In a letter to supporters in the past week, University President Andrew Groft outlined a three-fold plan for the future of the university, including the abandonment of the Monticello campus.
“It has become clear that a ‘full scale’ campus simply isn’t going to be viable if located in Monticello,” writes Groft. “The dream of a full-sized campus with beautiful architecture is universally appealing, but we’ve found that our supporters are quite content to wait for a better suited time and location if that’s what is required by the economy.”
“As a result of this research, we’ve decided that the best thing to do is deed back the portion of the Monticello land we were purchasing, and focus the rest of the feasibility study on viable uses of the remaining land donated to us in Monticello.”
George Wythe announced the new university campus in Monticello in 2007. A number of school officials moved to Monticello and began to offer limited classes. The City of Monticello annexed 1,200 acres of ground west and south of the city into the city limits in October 2007.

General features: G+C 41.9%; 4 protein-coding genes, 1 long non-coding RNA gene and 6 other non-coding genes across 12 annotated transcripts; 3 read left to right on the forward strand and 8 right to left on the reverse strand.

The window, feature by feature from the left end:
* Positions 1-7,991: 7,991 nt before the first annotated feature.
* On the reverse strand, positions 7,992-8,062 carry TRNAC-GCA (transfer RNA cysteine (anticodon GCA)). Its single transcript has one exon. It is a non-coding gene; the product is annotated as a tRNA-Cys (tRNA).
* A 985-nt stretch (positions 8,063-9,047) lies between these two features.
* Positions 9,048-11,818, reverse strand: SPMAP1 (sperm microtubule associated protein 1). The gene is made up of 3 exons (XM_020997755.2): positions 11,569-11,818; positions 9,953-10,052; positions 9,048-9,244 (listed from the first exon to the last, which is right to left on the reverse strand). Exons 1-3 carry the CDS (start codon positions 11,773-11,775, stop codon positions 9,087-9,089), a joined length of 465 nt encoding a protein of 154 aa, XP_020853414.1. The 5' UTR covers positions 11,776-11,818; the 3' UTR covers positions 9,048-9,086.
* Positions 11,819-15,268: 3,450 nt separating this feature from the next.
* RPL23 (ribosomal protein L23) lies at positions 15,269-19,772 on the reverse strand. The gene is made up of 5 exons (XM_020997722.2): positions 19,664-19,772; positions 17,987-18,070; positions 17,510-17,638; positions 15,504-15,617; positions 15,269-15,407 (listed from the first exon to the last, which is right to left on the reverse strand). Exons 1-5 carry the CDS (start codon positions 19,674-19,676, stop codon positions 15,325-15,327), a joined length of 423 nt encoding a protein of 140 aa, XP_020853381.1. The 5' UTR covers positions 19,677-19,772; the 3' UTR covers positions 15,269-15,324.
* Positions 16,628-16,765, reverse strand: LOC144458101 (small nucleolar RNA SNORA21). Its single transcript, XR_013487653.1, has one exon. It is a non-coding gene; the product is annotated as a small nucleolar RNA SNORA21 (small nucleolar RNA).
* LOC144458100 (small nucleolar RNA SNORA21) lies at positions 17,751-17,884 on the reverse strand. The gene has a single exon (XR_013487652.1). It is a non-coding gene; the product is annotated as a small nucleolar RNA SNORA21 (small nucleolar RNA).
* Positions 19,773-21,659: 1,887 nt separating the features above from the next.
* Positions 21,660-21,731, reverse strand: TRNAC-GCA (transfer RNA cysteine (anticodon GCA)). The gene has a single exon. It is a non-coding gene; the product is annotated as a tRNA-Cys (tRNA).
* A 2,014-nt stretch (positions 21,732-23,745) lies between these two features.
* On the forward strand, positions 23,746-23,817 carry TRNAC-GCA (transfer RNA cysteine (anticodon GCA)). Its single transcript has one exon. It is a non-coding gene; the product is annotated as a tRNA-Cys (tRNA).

Official groundbreaking ceremonies for the new campus were held in August 2008. The proposed campus, on several hundred acres of ground west of Monticello, was to house study programs for the organization, which offers a unique series of study programs in “statesmanship.”
The project ran into a number of challenges, including water rights and infrastructure. The international financial crisis was the death knell to a project that would have relied almost entirely on donations and the sale of real estate surrounding the campus.
An aggressive effort to raise up to $1 billion for a university endowment ran into the new realities of the global recession.
The school has been offering courses and degrees in various capacities for nearly 20 years, while headquartered in Cedar City, UT. Limited coursees are being offered at the current time.
The organization has yet to achieve accreditation, which is another focus of Groft’s letter.